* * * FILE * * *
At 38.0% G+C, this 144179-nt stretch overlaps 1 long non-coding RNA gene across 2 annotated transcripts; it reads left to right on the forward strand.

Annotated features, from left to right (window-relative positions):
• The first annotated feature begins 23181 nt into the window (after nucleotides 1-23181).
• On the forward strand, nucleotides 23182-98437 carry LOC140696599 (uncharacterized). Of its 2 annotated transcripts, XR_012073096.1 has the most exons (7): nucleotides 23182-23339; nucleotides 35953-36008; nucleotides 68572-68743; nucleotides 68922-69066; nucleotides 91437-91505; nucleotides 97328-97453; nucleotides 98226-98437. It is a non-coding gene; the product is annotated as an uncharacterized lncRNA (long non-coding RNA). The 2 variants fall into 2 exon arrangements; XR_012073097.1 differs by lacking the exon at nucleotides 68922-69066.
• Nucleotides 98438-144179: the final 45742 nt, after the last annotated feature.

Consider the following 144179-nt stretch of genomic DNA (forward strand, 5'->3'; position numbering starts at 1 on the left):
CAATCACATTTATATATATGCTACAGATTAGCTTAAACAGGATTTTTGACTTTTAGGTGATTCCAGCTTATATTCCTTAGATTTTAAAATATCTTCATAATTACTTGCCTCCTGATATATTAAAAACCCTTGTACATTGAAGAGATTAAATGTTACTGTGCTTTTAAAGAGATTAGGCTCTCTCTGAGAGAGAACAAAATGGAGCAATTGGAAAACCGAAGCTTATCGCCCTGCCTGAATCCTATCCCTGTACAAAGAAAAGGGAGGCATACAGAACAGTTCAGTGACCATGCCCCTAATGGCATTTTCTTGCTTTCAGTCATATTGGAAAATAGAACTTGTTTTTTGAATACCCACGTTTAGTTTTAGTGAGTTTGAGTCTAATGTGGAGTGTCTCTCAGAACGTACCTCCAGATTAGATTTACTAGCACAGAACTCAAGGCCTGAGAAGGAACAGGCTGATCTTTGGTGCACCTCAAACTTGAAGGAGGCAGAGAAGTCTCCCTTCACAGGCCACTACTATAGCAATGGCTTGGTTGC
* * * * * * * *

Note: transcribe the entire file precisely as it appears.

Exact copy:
At 38.0% G+C, this 144179-nt stretch overlaps 1 long non-coding RNA gene across 2 annotated transcripts; it reads left to right on the forward strand.

Annotated features, from left to right (window-relative positions):
• The first annotated feature begins 23181 nt into the window (after nucleotides 1-23181).
• On the forward strand, nucleotides 23182-98437 carry LOC140696599 (uncharacterized). Of its 2 annotated transcripts, XR_012073096.1 has the most exons (7): nucleotides 23182-23339; nucleotides 35953-36008; nucleotides 68572-68743; nucleotides 68922-69066; nucleotides 91437-91505; nucleotides 97328-97453; nucleotides 98226-98437. It is a non-coding gene; the product is annotated as an uncharacterized lncRNA (long non-coding RNA). The 2 variants fall into 2 exon arrangements; XR_012073097.1 differs by lacking the exon at nucleotides 68922-69066.
• Nucleotides 98438-144179: the final 45742 nt, after the last annotated feature.

Consider the following 144179-nt stretch of genomic DNA (forward strand, 5'->3'; position numbering starts at 1 on the left):
CAATCACATTTATATATATGCTACAGATTAGCTTAAACAGGATTTTTGACTTTTAGGTGATTCCAGCTTATATTCCTTAGATTTTAAAATATCTTCATAATTACTTGCCTCCTGATATATTAAAAACCCTTGTACATTGAAGAGATTAAATGTTACTGTGCTTTTAAAGAGATTAGGCTCTCTCTGAGAGAGAACAAAATGGAGCAATTGGAAAACCGAAGCTTATCGCCCTGCCTGAATCCTATCCCTGTACAAAGAAAAGGGAGGCATACAGAACAGTTCAGTGACCATGCCCCTAATGGCATTTTCTTGCTTTCAGTCATATTGGAAAATAGAACTTGTTTTTTGAATACCCACGTTTAGTTTTAGTGAGTTTGAGTCTAATGTGGAGTGTCTCTCAGAACGTACCTCCAGATTAGATTTACTAGCACAGAACTCAAGGCCTGAGAAGGAACAGGCTGATCTTTGGTGCACCTCAAACTTGAAGGAGGCAGAGAAGTCTCCCTTCACAGGCCACTACTATAGCAATGGCTTGGTTGC